Fréchette urges wealthy nations to remove or cut agricultural subsidies

28 June 2004

Calling on the world's rich countries to revitalize stalled international trade and development talks, United Nations Deputy Secretary-General Louise Fréchette today urged them to eliminate or at least reduce "the crippling effect" of agricultural subsidies on the world's poorest and least developed nations.

In an address to the opening of the High-Level Segment of the Economic and Social Council (ECOSOC) at UN Headquarters in New York, Ms. Fréchette said the recent pledge by affluent countries to boost their aid levels to the world's least developed countries was only a start.

"Giving with one hand will not work as long as the world takes away with the other - and that is exactly what is happening with quotas, subsidies and tariffs that stunt growth in poor countries and stifle their ability to trade," she said.

Ms. Fréchette praised several bilateral or regional initiatives by developed countries to "make the playing field a little more level," and said increasing South-South trade and cooperation will also help poor countries.

But she said that reviving the so-called Doha development round of trade negotiations, which began in 2001, was vital to improving life for people who live in poor nations.

"There is no substitute for revitalizing the Doha development agenda," she said.

Ms. Fréchette said poor States were also suffering badly from massive debt burdens, and invited creditor countries to consider forgiving the debts of the poorest nations.

Given these problems, the Deputy Secretary-General said no issue was more important to the inhabitants of the least developed countries than achieving the Millennium Development Goals (MDGs).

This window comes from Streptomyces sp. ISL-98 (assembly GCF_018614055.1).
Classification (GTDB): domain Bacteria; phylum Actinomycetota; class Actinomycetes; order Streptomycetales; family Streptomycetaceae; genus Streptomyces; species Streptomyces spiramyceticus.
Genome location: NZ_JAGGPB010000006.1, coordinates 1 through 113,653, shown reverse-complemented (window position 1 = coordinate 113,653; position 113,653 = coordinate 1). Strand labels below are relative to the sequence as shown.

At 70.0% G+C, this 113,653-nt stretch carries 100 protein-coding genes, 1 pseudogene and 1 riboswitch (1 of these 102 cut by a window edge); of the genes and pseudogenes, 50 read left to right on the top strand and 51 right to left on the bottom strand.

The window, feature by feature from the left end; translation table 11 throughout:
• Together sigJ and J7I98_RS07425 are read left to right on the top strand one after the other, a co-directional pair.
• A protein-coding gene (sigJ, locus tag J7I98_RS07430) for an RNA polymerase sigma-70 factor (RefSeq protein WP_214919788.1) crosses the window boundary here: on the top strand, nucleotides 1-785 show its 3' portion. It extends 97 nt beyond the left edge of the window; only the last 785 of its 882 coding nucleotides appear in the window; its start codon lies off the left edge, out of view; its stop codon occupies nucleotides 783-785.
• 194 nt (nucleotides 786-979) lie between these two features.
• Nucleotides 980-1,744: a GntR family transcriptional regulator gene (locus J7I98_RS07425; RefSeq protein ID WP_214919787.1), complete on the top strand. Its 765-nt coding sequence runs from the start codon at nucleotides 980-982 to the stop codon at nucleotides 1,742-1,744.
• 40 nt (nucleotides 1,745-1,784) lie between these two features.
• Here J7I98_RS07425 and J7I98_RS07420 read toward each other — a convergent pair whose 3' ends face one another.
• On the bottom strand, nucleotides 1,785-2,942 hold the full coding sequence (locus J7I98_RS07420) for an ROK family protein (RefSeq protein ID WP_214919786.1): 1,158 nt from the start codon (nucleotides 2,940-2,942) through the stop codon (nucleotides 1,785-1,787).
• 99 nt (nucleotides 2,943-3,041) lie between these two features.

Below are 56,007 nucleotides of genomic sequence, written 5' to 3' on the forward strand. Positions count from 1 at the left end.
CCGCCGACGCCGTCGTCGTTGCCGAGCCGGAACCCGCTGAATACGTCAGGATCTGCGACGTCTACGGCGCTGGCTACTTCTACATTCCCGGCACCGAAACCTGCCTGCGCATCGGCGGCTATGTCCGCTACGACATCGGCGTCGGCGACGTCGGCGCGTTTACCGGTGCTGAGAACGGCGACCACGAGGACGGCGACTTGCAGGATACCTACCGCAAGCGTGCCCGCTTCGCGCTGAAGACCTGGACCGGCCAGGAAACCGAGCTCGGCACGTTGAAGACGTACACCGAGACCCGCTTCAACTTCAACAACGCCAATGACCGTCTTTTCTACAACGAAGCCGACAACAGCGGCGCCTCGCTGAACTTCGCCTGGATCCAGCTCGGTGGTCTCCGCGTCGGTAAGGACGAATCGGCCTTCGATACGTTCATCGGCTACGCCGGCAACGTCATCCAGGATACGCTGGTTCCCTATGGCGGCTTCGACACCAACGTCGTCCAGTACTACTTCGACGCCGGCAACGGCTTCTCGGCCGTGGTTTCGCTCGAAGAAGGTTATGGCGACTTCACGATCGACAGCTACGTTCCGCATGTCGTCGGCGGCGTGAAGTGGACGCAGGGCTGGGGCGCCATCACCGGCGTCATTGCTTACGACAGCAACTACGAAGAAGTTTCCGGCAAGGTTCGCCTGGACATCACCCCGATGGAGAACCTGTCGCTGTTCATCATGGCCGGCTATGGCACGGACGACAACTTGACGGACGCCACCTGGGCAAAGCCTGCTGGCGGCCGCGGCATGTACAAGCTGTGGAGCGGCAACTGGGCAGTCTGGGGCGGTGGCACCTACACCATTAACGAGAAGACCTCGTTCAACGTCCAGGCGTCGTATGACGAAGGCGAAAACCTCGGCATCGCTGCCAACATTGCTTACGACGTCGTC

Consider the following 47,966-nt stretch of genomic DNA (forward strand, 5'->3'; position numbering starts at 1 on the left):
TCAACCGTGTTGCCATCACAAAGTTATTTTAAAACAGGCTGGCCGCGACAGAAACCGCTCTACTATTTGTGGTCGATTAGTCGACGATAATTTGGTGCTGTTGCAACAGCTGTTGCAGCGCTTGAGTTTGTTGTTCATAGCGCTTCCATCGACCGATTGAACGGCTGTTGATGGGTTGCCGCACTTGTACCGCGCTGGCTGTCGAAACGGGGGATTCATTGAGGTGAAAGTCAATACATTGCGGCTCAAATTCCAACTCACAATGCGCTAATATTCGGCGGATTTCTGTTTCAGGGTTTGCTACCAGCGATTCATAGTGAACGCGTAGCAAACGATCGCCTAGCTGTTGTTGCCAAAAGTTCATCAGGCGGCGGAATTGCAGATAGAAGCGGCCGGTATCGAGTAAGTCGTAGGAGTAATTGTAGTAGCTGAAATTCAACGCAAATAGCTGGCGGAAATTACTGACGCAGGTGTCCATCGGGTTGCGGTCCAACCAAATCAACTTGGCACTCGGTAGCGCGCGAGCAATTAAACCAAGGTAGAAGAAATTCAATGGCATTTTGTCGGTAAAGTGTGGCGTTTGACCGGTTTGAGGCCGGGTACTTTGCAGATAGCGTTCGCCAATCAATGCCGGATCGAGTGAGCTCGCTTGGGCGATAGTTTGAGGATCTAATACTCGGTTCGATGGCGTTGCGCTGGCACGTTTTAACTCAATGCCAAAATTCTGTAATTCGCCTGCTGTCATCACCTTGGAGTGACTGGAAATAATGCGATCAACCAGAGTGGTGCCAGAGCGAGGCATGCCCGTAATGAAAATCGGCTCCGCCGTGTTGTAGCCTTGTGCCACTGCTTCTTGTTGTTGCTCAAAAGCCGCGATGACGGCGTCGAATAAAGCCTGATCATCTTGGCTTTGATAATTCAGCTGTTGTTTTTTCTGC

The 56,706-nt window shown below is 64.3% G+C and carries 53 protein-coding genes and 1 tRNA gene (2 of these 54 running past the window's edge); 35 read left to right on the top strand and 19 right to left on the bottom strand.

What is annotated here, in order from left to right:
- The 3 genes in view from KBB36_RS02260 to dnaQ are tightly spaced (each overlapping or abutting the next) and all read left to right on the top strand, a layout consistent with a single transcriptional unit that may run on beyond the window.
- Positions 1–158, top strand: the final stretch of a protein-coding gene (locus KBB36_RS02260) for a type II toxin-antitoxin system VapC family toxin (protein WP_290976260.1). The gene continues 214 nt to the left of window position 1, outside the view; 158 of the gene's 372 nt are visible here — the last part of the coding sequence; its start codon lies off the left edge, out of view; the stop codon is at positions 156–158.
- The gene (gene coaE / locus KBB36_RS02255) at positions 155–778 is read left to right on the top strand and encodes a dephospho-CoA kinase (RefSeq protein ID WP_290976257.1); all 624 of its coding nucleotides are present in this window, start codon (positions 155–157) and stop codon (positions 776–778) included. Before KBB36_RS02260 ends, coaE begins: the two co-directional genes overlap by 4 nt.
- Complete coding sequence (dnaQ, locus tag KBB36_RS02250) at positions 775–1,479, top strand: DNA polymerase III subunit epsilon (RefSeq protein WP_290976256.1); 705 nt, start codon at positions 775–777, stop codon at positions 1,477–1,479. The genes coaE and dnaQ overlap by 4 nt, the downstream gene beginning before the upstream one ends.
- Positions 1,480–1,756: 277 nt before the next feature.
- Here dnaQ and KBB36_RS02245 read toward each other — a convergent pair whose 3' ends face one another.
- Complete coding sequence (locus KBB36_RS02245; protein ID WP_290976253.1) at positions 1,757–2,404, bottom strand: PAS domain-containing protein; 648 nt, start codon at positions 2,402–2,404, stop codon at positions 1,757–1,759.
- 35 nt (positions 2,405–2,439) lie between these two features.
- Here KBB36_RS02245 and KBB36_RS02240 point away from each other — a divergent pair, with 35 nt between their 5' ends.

Created at the Millennium Summit in 2000, the MDGs are a set of eight goals - including the halving of extreme poverty and the slashing of child mortality rates - which world leaders agreed to try to achieve by 2015.

If current trends continue, very few of the world's poorest States are likely to meet these poverty reduction targets, Ms. Fréchette said, calling for stepped-up efforts across the board.

Poor countries, she said, "must spare no effort to strengthen the efficiency, transparency and accountability of governance," support local entrepreneurs and invest more in health, education and infrastructure.

Ms. Fréchette said wealthy countries have a responsibility to not just give more aid, but to link it to national development strategies so that its arrival is not so unpredictable or irregular.

 

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